Working on the business, not in the business

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This year has been a very tough year financially. Along with many unexpected large equipment repairs, our labor costs also rose.

Along with our aggressive growth, we also made many changes which were amplified by the growth.  The biggest downfall was changing the guys from commission pay to hourly.

The hours got out of hand, and we experienced a ton of overtime as well which we never had to pay out in the past so was an entirely new consideration.

I have always been pretty good about working on the business and not in it. Unfortunately this year, though, we never found a legitimate mechanic so I ended up taking that position myself.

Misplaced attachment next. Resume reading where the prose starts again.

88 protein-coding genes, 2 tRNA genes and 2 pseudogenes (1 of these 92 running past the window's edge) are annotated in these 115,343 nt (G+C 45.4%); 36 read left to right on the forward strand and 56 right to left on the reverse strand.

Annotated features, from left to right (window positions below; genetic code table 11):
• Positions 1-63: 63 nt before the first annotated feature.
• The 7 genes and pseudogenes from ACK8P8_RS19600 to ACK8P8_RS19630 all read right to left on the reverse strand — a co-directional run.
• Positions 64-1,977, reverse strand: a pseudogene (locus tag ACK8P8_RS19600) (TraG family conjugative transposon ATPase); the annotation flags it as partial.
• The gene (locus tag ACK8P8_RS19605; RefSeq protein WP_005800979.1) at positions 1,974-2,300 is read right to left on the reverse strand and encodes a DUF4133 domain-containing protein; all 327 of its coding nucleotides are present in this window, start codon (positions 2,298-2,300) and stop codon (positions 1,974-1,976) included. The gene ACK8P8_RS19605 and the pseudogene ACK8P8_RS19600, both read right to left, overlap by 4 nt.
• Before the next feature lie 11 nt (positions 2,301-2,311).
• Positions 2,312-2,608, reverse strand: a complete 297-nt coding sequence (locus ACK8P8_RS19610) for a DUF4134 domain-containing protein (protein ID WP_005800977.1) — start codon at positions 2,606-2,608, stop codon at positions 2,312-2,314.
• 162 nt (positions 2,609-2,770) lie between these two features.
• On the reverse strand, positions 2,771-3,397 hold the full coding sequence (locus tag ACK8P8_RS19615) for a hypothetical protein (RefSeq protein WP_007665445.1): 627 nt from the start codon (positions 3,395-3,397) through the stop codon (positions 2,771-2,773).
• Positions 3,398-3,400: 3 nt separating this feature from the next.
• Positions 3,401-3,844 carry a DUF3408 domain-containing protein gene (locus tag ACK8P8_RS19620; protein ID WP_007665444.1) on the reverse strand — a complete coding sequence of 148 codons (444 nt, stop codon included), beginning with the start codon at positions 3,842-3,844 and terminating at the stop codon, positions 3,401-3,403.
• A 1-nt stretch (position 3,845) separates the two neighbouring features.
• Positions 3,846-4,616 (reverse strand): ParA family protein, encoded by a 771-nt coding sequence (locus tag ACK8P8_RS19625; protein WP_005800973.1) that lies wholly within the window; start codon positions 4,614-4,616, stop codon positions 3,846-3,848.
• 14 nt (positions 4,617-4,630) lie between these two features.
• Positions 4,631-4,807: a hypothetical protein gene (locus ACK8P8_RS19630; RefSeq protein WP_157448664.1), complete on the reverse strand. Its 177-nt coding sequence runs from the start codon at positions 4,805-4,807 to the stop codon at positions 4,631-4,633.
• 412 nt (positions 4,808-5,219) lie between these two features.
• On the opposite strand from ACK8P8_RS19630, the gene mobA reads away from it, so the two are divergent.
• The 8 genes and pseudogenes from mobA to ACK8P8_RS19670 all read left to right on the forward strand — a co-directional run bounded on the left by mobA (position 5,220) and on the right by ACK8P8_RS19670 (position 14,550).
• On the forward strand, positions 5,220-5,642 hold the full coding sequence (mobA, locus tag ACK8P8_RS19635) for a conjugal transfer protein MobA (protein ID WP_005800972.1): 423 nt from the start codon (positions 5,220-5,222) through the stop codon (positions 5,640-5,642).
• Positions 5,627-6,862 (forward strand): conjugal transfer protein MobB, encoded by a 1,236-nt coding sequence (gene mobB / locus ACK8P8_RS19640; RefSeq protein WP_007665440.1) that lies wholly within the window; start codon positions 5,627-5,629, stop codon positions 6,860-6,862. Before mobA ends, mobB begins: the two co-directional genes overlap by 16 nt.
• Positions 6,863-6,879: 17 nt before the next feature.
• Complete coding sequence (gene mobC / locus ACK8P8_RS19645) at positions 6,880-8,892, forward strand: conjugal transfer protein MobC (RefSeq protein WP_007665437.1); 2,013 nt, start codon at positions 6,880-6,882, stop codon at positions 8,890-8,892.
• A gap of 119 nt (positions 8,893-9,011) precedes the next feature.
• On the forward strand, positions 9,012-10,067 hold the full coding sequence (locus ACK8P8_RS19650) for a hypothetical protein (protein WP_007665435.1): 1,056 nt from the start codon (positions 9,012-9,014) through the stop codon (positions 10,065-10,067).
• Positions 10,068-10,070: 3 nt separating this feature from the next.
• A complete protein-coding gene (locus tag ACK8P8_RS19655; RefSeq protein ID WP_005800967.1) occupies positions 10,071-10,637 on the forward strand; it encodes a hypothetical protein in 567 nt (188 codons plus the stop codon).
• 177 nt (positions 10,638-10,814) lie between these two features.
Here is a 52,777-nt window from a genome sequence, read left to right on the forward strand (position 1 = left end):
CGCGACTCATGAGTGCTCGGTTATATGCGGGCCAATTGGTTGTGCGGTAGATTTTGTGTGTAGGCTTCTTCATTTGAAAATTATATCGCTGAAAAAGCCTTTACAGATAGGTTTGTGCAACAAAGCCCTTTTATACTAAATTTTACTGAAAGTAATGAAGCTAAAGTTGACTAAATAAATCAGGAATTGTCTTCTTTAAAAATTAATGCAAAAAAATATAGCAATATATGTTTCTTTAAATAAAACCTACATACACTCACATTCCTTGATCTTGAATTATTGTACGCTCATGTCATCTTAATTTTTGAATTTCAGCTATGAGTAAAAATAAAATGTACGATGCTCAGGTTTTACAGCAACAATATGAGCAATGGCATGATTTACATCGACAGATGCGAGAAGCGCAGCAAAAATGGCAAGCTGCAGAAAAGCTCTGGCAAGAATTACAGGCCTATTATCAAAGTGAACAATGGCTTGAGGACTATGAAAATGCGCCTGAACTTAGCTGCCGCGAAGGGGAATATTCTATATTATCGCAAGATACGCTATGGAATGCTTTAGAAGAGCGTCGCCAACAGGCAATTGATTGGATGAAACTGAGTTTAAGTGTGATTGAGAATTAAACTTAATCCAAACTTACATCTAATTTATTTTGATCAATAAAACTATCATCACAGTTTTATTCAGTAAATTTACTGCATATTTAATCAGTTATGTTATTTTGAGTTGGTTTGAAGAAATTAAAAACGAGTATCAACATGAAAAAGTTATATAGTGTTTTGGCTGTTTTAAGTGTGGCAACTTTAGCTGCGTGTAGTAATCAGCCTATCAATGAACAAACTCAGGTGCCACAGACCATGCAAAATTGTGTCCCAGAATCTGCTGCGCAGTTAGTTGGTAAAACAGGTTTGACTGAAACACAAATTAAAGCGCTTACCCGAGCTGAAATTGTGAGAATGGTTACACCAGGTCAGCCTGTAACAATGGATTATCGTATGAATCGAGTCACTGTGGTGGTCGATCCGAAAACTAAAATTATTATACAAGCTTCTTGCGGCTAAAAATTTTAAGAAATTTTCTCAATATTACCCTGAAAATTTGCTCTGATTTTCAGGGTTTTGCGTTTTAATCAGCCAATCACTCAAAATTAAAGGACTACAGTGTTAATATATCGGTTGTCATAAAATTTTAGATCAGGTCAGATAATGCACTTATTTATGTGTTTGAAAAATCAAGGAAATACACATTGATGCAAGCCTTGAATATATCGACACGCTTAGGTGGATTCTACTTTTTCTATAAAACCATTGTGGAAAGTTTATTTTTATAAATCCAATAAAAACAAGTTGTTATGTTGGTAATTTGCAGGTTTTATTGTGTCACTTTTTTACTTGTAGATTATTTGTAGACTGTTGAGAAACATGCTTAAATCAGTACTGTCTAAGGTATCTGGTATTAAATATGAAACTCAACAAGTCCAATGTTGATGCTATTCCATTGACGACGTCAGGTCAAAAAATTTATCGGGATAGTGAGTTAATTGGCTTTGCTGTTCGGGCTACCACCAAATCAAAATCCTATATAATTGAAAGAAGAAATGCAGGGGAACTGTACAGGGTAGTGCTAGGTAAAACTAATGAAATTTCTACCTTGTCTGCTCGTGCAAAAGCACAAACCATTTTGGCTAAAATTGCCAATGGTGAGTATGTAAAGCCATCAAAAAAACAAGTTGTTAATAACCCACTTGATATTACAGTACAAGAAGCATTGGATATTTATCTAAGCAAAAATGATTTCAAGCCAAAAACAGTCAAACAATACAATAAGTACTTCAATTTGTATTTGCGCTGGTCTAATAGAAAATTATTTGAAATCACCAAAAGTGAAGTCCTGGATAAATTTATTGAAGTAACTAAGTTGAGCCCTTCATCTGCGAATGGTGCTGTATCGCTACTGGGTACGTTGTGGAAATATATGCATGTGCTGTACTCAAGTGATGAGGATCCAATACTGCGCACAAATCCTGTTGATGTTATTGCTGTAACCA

We also were desperately in need of a production manager but we didn’t think we could “afford” to have one.

Truth be told, we couldn’t afford NOT to have a production manager. We had a bunch of unskilled labor that was not trained properly which ended up giving us inefficient crews who dragged out overtime and created customer complaints which created more admin time etc. If we had had this position I think it would have more than paid itself off with the labor savings, as well as freeing up our sales guy’s time to do more sales.

But the biggest thing- like I said above- is that the fact that I was too involved in the business this year created consequences for the company and me. My effort and time was saturated by day to day operations so I overlooked the big picture. Not until now, mid August, have I had a chance to rewind and realize what happened to the entire season. I worked more than I have in my life but ended up with less in my pocket than I did when I used to work half the hours.

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